"There's Always Vanilla Film Locations" (11 mins., 1080p) has "Romero historian" Lawrence DeVincentz talking over a slideshow of contemporary photographs of locations used for scenes in the film (some of them featuring him or his buddy Spooky Daz Sargeant in the frame matching the pose of the original actors) with authentic production stills occasionally appearing in an inset. Lawrence and Daz also provide "There's Always Vanilla Collectible Scans" (1 min., 1080p) a slideshow of publicity stills, the fim's one-sheet poster, the VHS art for a limited-edition 2013 reissue from Sub Rosa Studios Productions under the title The Affair, box art and the VHS label from the Something Weird Video release, and, hilariously, a French-language brochure promoting "le 'transit expressway' de Pittsburgh." Capping things off is the requisite theatrical trailer (1:45, 1080i).
Toplining the Season of the Witch extras is "When Romero Met Del Toro" (56 mins., 1080p), a career-spanning 2016 conversation in Romero's Toronto apartment with Guillermo del Toro, who continually embarrasses the older director with his encyclopedic fandom. "I don't think it's often that you can trace the birth of an entire genre to a filmmaker," del Toro tells him early on, referring to Night of the Living Dead. "I had no idea," Romero responds. "I love the idea that I'm credited with this, but I don't think I really deserve it." Romero has plenty of stories to tell, and del Toro draws them out with loving insight into his themes and preoccupations, like how he deals with religion and human relationships. "The biggest thing that I can take credit for is that I said no often," Romero finally allows. "'This is garbage, and I'm not going to do it.' And that's it." Passed along from the earlier Anchor Bay double-feature DVD is "The Secret Life of Jack's Wife" (17 mins., SD upscaled to 1080i) an interview with Jan White, who remembers her surprise at learning a feature film was being made in Pittsburgh, of all places. She discusses her reservations over the nude scenes--and her on-set conversations with her body double--and her feelings about the picture's commercial failure. Archival materials comprise a 104-minute version of Season of the Witch, extended with almost 15 minutes of deleted scenes that have been inserted from a relatively crummy-looking SD master. (The footage has been normalized to 1080p.) Alternate opening sequences (SD upscaled to 1080i, each running about 3:30) are presented, and they're more or less identical except for title cards reading Jack's Wife and George A. Romero's Season of the Witch. The disc is filled out with a much shorter DeVincentz Location Gallery (2 mins., 1080p) and Collectible Scans slideshow (3 mins., 1080p) that has some vintage promo materials from Jack H. Harris Enterprises, including publicity stills, newspaper ads, and shots of various home-video packages, such as a cool Japanese LaserDisc sleeve. Lastly, there are two trailers, one for the film's reissue as Season of the Witch (1:44, SD upscaled to 1080i) and another for the original Hungry Wives release with what I'll describe as an aspirationally sultry voiceover (1:30, SD upscaled to 1080i).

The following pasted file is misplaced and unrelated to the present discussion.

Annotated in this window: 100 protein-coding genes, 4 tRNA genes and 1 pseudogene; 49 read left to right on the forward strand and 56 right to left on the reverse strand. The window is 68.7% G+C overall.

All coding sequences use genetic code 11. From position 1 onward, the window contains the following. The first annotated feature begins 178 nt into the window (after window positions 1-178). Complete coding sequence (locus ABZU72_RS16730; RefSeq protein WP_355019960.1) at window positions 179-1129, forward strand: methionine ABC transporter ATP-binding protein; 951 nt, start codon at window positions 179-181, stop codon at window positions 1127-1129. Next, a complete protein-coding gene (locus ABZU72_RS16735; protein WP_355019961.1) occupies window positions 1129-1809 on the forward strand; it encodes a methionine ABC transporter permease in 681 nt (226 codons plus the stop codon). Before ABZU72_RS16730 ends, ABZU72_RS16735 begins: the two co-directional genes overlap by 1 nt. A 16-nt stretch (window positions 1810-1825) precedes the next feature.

For The Crazies, Arrow gives Lynn Lowry the Scream Queen treatment. (According to Crawford's commentary, Lane Cooper was approached but declined to participate.) In a newly-commissioned interview featurette called "Crazy for Lynn Lowry" (16 mins., 1080p), she discusses her career, beginning with her move to Manhattan's East Village and an early effort to become a model before auditioning for her debut in I Drink Your Blood. "That movie changed my life," she says, recalling the easy availability of drugs during the production. Before starting work on The Crazies, she remembers screening Jack's Wife and There's Always Vanilla--but not, incredibly, Night of the Living Dead!--to get a sense of what Romero was like. Also on board the disc is a Q&A with Lowry (36 mins., 1080p) shot at the 2016 Abertoir Film Festival in Aberystwyth, Wales that spans her career, including that time she accidentally stabbed David Cronenberg with a fork.
With Lowry out of the way, DeVincentz gets license to run wild across the rest of this Blu-ray platter. The extended-length "The Crazies Filming Locations" (27 mins., 1080p) offers the usual assortment of then-and-now comparisons--the school! the church! the firehouse!--copiously illustrated with DeVincentz's own photographs, plus a plug for the guided tours he runs during the area's annual Living Dead Weekend event. But wait, there's more! In "Romero Was Here: Locating The Crazies" (12 mins., 1080p), DeVincentz actually appears on camera to discuss Romero's shooting sites in and around Evans City. Near the end of the piece, he even heads into Night of the Living Dead territory with a visit to the Evans City Cemetery, made famous by that film. While Pennsylvania locals may get a kick out of it, this is still an awful lot of disc space dedicated to some pretty run-of-the-mill locations.
DeVincentz also contributes "The Crazies: Collectible Scans from Lawrence Devincentz" (6 mins., 1080p), assembling scans of CINEFANTASTIQUE magazine (the issue containing the interview by Sam Nicotero that I mentioned way back at the top of this review) and VIDEO WATCHDOG, promo materials for The Crazies (among them an assortment of newspaper ads and a one-sheet bearing the title Code Name: Trixie, as well as European lobby cards showing a variety of alternate titles in different languages), Blu-ray, DVD, and VHS sleeve art, a German press kit, and other memorabilia. "The Crazies: Behind the Scenes Footage" (6 mins., 1080p) is a collection of 8mm footage from Nicotero's collection taken on the day the production shot the burning farmhouse, offering glimpses of a young Romero at work. Colour commentary is provided on an optional audio track by, you guessed it, DeVincentz. Producer Lee Hessel is represented by an audio-only interview (4 mins., 1080p video slideshow) in which he has trouble remembering the film's title, then gripes mainly about its failure to make money despite his best efforts. "Anyone who makes a movie without having distribution is stupid," he says. The disc additionally contains an alternate opening title reading Code Name: Trixie (0:33, 1080p), along with two trailers (3 mins. apiece, 1080p) and two TV spots (1:00 and 0:30, SD upscaled to 1080i). It's a large quantity of extras, sure--but it's notable for missing any contributions from the filmmakers themselves. It's a shame the Romero commentary that accompanied Blue Underground's DVD and Blu-ray releases of The Crazies wasn't available to Arrow, as it would have gone a long way towards improving the scope of this particular slate of extras.